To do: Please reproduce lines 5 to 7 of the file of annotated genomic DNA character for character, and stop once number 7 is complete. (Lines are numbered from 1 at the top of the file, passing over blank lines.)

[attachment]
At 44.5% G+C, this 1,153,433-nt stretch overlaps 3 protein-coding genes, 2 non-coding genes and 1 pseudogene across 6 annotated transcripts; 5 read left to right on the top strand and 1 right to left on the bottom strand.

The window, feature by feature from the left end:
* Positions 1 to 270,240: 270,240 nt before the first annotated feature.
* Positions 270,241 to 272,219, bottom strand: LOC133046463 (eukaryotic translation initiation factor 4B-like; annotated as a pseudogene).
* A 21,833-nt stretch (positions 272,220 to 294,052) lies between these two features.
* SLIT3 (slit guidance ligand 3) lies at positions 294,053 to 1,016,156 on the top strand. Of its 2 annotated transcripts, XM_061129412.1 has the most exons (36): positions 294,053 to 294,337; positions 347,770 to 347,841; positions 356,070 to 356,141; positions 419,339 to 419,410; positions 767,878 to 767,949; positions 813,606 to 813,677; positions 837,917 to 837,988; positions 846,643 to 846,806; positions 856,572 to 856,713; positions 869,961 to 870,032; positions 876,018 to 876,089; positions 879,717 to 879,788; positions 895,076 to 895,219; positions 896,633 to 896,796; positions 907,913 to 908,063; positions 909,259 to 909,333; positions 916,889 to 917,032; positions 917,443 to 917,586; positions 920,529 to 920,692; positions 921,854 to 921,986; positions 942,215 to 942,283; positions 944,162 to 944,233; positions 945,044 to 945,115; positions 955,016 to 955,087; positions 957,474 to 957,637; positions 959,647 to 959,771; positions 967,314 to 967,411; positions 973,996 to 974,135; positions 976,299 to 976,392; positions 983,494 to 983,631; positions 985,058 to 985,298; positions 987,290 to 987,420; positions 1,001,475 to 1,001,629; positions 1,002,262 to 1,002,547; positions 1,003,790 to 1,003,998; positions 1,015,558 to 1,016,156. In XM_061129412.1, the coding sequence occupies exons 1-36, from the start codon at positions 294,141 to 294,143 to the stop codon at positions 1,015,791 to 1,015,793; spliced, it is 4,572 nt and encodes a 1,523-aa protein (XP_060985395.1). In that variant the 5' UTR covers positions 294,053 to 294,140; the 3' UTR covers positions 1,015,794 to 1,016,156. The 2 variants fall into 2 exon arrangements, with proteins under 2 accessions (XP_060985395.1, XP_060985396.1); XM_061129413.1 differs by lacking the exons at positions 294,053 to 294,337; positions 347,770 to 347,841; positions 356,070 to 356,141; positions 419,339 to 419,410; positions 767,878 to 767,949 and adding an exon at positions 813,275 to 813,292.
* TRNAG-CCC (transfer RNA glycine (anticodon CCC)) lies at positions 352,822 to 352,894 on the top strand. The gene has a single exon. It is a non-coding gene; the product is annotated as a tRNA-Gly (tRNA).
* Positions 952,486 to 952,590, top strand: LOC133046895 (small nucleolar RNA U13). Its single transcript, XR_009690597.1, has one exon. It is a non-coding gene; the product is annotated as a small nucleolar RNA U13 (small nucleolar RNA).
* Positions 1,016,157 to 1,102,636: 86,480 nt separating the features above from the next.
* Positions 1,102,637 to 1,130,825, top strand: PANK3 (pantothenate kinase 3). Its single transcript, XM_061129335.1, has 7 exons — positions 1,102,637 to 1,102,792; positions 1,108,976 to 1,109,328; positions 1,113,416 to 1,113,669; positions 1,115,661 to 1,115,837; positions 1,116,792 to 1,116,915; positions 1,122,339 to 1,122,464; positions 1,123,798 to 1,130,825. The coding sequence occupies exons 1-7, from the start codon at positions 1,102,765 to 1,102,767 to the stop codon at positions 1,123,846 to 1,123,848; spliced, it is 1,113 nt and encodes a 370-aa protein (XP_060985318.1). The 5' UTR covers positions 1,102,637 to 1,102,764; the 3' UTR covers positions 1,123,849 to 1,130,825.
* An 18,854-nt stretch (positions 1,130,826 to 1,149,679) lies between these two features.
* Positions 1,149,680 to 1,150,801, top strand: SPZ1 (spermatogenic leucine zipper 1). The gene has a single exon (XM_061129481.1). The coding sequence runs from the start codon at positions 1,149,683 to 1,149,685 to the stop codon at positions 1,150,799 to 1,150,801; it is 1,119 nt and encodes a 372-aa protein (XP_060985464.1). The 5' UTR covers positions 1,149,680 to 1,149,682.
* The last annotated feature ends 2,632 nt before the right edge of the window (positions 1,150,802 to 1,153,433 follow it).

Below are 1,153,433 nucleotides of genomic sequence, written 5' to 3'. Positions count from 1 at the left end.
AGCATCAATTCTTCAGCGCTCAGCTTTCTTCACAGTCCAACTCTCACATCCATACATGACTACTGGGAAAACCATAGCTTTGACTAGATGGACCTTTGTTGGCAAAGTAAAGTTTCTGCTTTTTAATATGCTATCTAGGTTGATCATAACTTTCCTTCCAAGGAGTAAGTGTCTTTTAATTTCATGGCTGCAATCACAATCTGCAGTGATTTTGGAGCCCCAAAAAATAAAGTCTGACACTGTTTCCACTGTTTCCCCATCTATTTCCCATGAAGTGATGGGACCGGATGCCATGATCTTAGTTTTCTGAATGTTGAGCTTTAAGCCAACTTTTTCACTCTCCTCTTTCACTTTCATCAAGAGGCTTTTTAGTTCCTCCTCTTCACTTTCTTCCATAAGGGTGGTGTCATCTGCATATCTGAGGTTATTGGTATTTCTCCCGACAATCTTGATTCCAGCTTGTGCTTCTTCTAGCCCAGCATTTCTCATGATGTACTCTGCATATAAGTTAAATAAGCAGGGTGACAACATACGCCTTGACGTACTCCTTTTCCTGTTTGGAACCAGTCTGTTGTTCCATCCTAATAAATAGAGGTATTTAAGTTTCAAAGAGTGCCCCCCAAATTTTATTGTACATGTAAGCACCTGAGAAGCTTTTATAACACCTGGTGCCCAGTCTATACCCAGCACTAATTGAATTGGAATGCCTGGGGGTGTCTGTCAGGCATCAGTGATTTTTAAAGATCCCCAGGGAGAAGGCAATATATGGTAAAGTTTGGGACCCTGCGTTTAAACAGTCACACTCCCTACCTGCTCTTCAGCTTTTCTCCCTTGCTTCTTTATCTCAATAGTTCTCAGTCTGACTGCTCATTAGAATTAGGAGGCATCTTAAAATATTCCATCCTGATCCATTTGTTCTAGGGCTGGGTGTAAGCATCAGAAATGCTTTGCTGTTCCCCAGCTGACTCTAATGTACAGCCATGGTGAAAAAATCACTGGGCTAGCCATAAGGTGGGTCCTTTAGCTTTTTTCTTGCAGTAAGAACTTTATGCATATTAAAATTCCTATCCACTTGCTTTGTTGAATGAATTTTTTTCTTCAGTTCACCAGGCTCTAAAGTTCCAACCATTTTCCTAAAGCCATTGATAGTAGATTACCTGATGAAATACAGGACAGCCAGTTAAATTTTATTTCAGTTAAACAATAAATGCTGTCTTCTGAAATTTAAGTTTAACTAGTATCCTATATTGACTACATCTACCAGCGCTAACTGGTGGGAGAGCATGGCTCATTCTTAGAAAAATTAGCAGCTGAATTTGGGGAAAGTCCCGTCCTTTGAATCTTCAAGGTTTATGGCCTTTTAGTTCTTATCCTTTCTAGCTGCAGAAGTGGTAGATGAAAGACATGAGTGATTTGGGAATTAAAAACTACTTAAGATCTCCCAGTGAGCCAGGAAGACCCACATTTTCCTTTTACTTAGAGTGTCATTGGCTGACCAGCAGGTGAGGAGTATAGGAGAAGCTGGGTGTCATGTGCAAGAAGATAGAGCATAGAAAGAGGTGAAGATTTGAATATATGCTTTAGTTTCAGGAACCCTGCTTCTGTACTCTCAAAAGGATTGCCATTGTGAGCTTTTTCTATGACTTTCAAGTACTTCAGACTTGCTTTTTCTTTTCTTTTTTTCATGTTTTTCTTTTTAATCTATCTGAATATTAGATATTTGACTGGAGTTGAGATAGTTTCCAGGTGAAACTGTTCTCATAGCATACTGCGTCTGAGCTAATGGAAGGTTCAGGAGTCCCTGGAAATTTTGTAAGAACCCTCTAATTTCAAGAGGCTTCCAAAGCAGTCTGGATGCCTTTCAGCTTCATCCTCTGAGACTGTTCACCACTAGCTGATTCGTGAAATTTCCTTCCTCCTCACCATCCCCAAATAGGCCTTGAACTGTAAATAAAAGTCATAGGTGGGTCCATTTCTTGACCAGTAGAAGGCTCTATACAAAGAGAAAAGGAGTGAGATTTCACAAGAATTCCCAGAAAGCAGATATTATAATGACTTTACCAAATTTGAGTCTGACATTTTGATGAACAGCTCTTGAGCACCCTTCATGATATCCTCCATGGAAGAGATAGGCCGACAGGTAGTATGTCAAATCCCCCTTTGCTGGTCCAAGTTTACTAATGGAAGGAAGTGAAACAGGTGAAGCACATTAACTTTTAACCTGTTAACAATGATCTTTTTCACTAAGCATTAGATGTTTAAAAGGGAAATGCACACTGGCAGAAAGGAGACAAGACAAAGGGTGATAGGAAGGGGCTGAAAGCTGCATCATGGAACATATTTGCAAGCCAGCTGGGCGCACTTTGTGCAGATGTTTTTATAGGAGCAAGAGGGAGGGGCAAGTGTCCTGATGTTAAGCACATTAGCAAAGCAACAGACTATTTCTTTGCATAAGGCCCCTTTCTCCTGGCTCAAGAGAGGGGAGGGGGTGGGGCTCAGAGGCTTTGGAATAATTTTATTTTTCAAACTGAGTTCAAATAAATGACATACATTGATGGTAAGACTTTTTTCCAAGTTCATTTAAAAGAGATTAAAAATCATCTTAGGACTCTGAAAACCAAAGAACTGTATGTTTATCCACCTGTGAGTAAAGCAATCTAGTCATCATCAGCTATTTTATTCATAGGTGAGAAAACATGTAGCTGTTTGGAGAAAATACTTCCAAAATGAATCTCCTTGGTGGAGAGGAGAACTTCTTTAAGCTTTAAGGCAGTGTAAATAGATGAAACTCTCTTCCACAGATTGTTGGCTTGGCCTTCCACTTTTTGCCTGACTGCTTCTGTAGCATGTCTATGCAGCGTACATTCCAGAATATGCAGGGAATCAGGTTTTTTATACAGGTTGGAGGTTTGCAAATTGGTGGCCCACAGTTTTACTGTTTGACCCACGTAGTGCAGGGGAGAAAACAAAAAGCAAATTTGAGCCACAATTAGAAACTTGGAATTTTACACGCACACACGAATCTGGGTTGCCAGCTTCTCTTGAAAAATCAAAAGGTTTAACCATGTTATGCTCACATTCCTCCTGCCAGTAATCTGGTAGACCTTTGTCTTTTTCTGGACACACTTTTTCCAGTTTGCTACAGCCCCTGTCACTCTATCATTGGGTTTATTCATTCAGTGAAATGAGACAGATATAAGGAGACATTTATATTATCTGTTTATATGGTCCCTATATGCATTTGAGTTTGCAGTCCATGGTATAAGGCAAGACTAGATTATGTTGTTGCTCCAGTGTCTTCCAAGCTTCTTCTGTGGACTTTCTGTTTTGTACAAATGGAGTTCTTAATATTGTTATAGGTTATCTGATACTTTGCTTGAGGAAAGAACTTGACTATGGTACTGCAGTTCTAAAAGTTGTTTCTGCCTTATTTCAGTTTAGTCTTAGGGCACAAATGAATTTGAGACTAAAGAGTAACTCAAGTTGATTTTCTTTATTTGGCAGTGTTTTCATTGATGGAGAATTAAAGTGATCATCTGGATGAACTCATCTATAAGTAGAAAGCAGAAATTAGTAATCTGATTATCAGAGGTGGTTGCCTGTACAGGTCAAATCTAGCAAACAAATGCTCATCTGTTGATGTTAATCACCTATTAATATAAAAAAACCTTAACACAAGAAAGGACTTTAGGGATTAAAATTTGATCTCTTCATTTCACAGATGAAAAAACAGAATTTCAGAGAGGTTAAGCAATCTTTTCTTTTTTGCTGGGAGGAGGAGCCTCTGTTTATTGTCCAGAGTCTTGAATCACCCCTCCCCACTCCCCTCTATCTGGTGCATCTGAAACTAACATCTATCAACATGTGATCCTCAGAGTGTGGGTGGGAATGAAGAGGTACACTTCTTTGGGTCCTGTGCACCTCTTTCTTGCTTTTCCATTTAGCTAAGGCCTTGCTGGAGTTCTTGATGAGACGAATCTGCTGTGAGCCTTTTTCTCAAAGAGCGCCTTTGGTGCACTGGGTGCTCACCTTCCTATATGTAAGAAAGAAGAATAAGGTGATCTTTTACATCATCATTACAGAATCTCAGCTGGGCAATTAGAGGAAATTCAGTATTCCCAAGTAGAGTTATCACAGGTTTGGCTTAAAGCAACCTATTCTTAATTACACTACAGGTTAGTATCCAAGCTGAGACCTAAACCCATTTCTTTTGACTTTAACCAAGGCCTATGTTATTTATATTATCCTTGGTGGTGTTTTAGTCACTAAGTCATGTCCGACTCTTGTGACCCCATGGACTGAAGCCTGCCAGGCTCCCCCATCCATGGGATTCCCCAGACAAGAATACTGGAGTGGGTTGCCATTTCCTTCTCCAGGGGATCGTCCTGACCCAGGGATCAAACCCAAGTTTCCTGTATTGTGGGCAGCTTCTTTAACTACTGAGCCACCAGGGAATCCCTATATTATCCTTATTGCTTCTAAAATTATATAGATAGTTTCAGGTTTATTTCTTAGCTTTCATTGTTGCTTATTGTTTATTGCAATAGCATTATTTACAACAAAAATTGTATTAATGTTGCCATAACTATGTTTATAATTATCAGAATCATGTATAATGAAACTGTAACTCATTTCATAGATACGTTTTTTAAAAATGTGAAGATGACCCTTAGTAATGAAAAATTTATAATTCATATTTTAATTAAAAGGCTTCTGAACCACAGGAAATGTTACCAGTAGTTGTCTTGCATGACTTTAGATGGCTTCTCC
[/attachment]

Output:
* A 21,833-nt stretch (positions 272,220 to 294,052) lies between these two features.
* SLIT3 (slit guidance ligand 3) lies at positions 294,053 to 1,016,156 on the top strand. Of its 2 annotated transcripts, XM_061129412.1 has the most exons (36): positions 294,053 to 294,337; positions 347,770 to 347,841; positions 356,070 to 356,141; positions 419,339 to 419,410; positions 767,878 to 767,949; positions 813,606 to 813,677; positions 837,917 to 837,988; positions 846,643 to 846,806; positions 856,572 to 856,713; positions 869,961 to 870,032; positions 876,018 to 876,089; positions 879,717 to 879,788; positions 895,076 to 895,219; positions 896,633 to 896,796; positions 907,913 to 908,063; positions 909,259 to 909,333; positions 916,889 to 917,032; positions 917,443 to 917,586; positions 920,529 to 920,692; positions 921,854 to 921,986; positions 942,215 to 942,283; positions 944,162 to 944,233; positions 945,044 to 945,115; positions 955,016 to 955,087; positions 957,474 to 957,637; positions 959,647 to 959,771; positions 967,314 to 967,411; positions 973,996 to 974,135; positions 976,299 to 976,392; positions 983,494 to 983,631; positions 985,058 to 985,298; positions 987,290 to 987,420; positions 1,001,475 to 1,001,629; positions 1,002,262 to 1,002,547; positions 1,003,790 to 1,003,998; positions 1,015,558 to 1,016,156. In XM_061129412.1, the coding sequence occupies exons 1-36, from the start codon at positions 294,141 to 294,143 to the stop codon at positions 1,015,791 to 1,015,793; spliced, it is 4,572 nt and encodes a 1,523-aa protein (XP_060985395.1). In that variant the 5' UTR covers positions 294,053 to 294,140; the 3' UTR covers positions 1,015,794 to 1,016,156. The 2 variants fall into 2 exon arrangements, with proteins under 2 accessions (XP_060985395.1, XP_060985396.1); XM_061129413.1 differs by lacking the exons at positions 294,053 to 294,337; positions 347,770 to 347,841; positions 356,070 to 356,141; positions 419,339 to 419,410; positions 767,878 to 767,949 and adding an exon at positions 813,275 to 813,292.
* TRNAG-CCC (transfer RNA glycine (anticodon CCC)) lies at positions 352,822 to 352,894 on the top strand. The gene has a single exon. It is a non-coding gene; the product is annotated as a tRNA-Gly (tRNA).